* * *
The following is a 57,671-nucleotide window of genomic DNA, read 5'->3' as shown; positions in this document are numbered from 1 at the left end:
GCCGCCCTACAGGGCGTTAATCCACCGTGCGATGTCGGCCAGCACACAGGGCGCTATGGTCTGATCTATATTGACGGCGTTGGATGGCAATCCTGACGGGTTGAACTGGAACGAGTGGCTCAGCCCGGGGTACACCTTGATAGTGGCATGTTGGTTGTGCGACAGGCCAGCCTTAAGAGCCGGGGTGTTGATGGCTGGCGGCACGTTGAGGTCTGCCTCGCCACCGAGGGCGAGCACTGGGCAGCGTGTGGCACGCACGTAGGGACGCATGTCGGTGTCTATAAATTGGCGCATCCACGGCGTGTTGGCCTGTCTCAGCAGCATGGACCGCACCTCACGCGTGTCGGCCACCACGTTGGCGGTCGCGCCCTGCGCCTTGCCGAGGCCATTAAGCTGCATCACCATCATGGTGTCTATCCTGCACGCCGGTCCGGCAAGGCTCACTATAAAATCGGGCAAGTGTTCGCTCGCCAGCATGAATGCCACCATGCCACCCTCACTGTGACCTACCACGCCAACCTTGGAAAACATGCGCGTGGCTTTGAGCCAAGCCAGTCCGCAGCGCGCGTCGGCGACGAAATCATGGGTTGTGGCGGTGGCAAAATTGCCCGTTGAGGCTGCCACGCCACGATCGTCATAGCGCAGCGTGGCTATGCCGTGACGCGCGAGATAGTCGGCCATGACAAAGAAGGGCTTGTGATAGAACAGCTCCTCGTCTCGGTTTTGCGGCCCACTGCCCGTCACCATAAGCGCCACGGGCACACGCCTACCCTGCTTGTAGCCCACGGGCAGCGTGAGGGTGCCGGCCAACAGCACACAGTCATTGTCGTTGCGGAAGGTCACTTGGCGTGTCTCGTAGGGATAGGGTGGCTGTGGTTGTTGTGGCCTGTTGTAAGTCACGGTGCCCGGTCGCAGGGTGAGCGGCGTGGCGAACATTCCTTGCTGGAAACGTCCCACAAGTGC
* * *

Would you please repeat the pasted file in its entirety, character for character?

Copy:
The following is a 57,671-nucleotide window of genomic DNA, read 5'->3' as shown; positions in this document are numbered from 1 at the left end:
GCCGCCCTACAGGGCGTTAATCCACCGTGCGATGTCGGCCAGCACACAGGGCGCTATGGTCTGATCTATATTGACGGCGTTGGATGGCAATCCTGACGGGTTGAACTGGAACGAGTGGCTCAGCCCGGGGTACACCTTGATAGTGGCATGTTGGTTGTGCGACAGGCCAGCCTTAAGAGCCGGGGTGTTGATGGCTGGCGGCACGTTGAGGTCTGCCTCGCCACCGAGGGCGAGCACTGGGCAGCGTGTGGCACGCACGTAGGGACGCATGTCGGTGTCTATAAATTGGCGCATCCACGGCGTGTTGGCCTGTCTCAGCAGCATGGACCGCACCTCACGCGTGTCGGCCACCACGTTGGCGGTCGCGCCCTGCGCCTTGCCGAGGCCATTAAGCTGCATCACCATCATGGTGTCTATCCTGCACGCCGGTCCGGCAAGGCTCACTATAAAATCGGGCAAGTGTTCGCTCGCCAGCATGAATGCCACCATGCCACCCTCACTGTGACCTACCACGCCAACCTTGGAAAACATGCGCGTGGCTTTGAGCCAAGCCAGTCCGCAGCGCGCGTCGGCGACGAAATCATGGGTTGTGGCGGTGGCAAAATTGCCCGTTGAGGCTGCCACGCCACGATCGTCATAGCGCAGCGTGGCTATGCCGTGACGCGCGAGATAGTCGGCCATGACAAAGAAGGGCTTGTGATAGAACAGCTCCTCGTCTCGGTTTTGCGGCCCACTGCCCGTCACCATAAGCGCCACGGGCACACGCCTACCCTGCTTGTAGCCCACGGGCAGCGTGAGGGTGCCGGCCAACAGCACACAGTCATTGTCGTTGCGGAAGGTCACTTGGCGTGTCTCGTAGGGATAGGGTGGCTGTGGTTGTTGTGGCCTGTTGTAAGTCACGGTGCCCGGTCGCAGGGTGAGCGGCGTGGCGAACATTCCTTGCTGGAAACGTCCCACAAGTGC